For the second theme (p, con molto espressione), Leia Zhu subtly reduced the tempo, switching to highly expressive playing with broad, mellow articulation, never trying to trump up. Her part always sounded very clean in articulation and intonation. The soloist appeared immersed in the music, playing with full focus and attention, natural in the rubato, allowing for “dreamy” moments, then consequently building momentum and virtuosity, up to the orchestral outbreak at the Moderato assai (bar 127). After that orchestral segment, Leia Zhu again avoided pushing, remained careful throughout her virtuosic solo.
The cadenza: excellent, clean in articulation and intonation (up to the highest, whistling flageolets, and through the trickiest double-stop passages), subtle, often even intimate, but also expressive in the virtuosic outbursts: amazing! Then, this marvelous, seamless transition back to the orchestra.Clearly, the initial, “somewhat well-behaved” tempo payed off in the end. Through to the end of the movement, with its rubato and the many tempo changes, Leia Zhu never needed to push, rather remained in control, with outstanding cooperation with and support from the orchestra. She retained her clean articulation and intonation, and in the final stringendo, her face clearly showed joy! Understandably, this provoked spontaneous applause!
II. Canzonetta: Andante
So intimate, this movement! And those woodwinds, competing with the soloist in subtlety and diligence! At all times, Paavo Järvi kept the dynamics in check, such that the solo violin never drowned, even though it was played with mute (as also the orchestral string voices).
I just have two quibbles about the performance in this movement. For one, in bars 69 – 73, the clarinet felt rather (somewhat too) prominent relative to the gentle sotto voce in the solo violin. Then, while in the fast movement I didn’t even think about vibrato, here, it felt a tad nervous. I don’t see why there should be a nervous vibrato in such a peaceful movement?
III. Finale: Allegro vivacissimo — Poco meno mosso — Tempo I
It is the orchestra which opens the Allegro vivacissimo. Yet, from the moment the violin started into the expressive first solo, full of tension and suspense, one had the feeling that it was the soloist who was in control. Even more so once Leia Zhu launched herself into the virtuosic Tempo I: she selected a virtuosic pace. Yet, her playing remained clean and clear, and the coordination with the orchestra left nothing to wish for: superb on all parts! It was amazing to observe how well Paavo Järvi not only followed the soloist through all transitions, accelerations and ritardandi, but at the same time, the orchestra retained perfect coordination (e.g., in the pizzicati) at all time.
Leia Zhu and Paavo Järvi maintained the musical flow, never dropping tension, enthralling in the rapid, virtuosic segments, never dragging in the meno mosso parts. The Poco meno mosso at [G] (bar 349) avoided theatrical overdramatization, but maintained the forward flow. And in the Molto meno mosso, Paavo Järvi gave the woodwinds enough “space” to shape their short solos with agogics. And: where Leia Zhu used portamento (e.g., in position changes), it remained totally inconspicuous.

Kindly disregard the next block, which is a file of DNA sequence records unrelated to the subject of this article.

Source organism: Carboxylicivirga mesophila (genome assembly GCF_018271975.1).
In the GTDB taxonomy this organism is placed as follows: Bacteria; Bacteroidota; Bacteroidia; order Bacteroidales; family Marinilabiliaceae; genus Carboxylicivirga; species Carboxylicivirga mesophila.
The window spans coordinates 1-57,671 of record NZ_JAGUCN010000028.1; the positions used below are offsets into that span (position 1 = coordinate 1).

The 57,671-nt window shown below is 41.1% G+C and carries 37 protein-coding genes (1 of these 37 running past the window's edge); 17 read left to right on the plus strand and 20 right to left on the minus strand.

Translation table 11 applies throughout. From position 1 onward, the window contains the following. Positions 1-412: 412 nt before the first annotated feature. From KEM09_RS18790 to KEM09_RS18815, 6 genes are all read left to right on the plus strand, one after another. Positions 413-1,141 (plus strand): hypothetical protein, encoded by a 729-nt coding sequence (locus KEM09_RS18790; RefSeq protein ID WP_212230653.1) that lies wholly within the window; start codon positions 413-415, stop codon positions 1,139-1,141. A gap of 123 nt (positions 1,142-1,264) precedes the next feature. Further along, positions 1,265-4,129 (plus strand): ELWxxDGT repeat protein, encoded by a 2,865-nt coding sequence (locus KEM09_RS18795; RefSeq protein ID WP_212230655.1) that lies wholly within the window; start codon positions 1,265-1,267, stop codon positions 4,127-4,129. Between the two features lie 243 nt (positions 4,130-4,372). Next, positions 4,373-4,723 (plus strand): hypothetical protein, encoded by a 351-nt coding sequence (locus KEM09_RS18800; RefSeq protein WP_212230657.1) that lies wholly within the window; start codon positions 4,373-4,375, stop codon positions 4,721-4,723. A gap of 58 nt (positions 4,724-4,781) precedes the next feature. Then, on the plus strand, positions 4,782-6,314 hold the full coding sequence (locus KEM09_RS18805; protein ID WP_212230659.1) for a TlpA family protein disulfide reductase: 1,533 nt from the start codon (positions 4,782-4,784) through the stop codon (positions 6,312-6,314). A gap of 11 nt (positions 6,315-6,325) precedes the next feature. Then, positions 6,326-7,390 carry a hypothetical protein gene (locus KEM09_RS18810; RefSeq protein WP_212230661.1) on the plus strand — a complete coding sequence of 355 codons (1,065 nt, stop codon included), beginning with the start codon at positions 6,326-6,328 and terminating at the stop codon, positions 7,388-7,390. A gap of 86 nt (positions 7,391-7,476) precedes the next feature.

The Tempo I, finally, was fast, enthralling, brilliant, and highly virtuosic. The frenetic applause certainly was well-deserved. An amazing artist with excellent career perspectives!
Overall Rating: ★★★★
Encore — Hindemith: Sonata for Solo Violin op.11/6, III. Finale, Lebhaft
Composer & Work
Paul Hindemith (1895 – 1963) is very much of an underrated composer. He left behind a large oeuvre, from vocal works (Lieder, choral) to stage works, orchestral works, piano and chamber music, down to sonatas for one and two instruments. There is also film music, as well as compositions for teaching purposes, parodies, and much more. Hindemith also composed several solo sonatas for violin and viola (Hindemith was a violist himself). In his op.11, Hindemith collected six sonatas for viola and for violin, some with piano, some without accompaniment. His Sonata for Solo Violin op.11/6 is a work from 1917. It features three movements, of which Leia Zhu selected the third one for her encore:
- Mäßig schnell
- Siziliano: Mäßig bewegt
- Finale: Lebhaft
In Volume V of the 10 volumes in the edition of Hindemith’s complete works, the second movement only exists as a fragment. The complete sonata was published only in 2002, based on a manuscript copy of unknown origin.
Leia Zhu’s selection of encore was highly original, even unusual: I doubt that many in the audience had heard this before. The movement and its performance were jaw-droppingly virtuosic, stunning, and fascinating. There are vague similarities to some of the famous solo sonatas by Eugène Ysaÿe (1858 – 1931). However, Hindemith’y movement is even more virtuosic, challenging, enthralling. Congrats and thanks for this enriching encounter!
Strangely, many people left after the concerto. Yes, the young soloists were the main attraction in a concert of the Orpheum Foundation. But wasn’t it disrespectful towards Paavo Järvi and the Tonhalle Orchestra to leave now? After all, this is Zurich’s best concert orchestra. An ensemble with excellent international reputation. And didn’t they deserve recognition, at the very least for their performance in the Tchaikovsky concerto?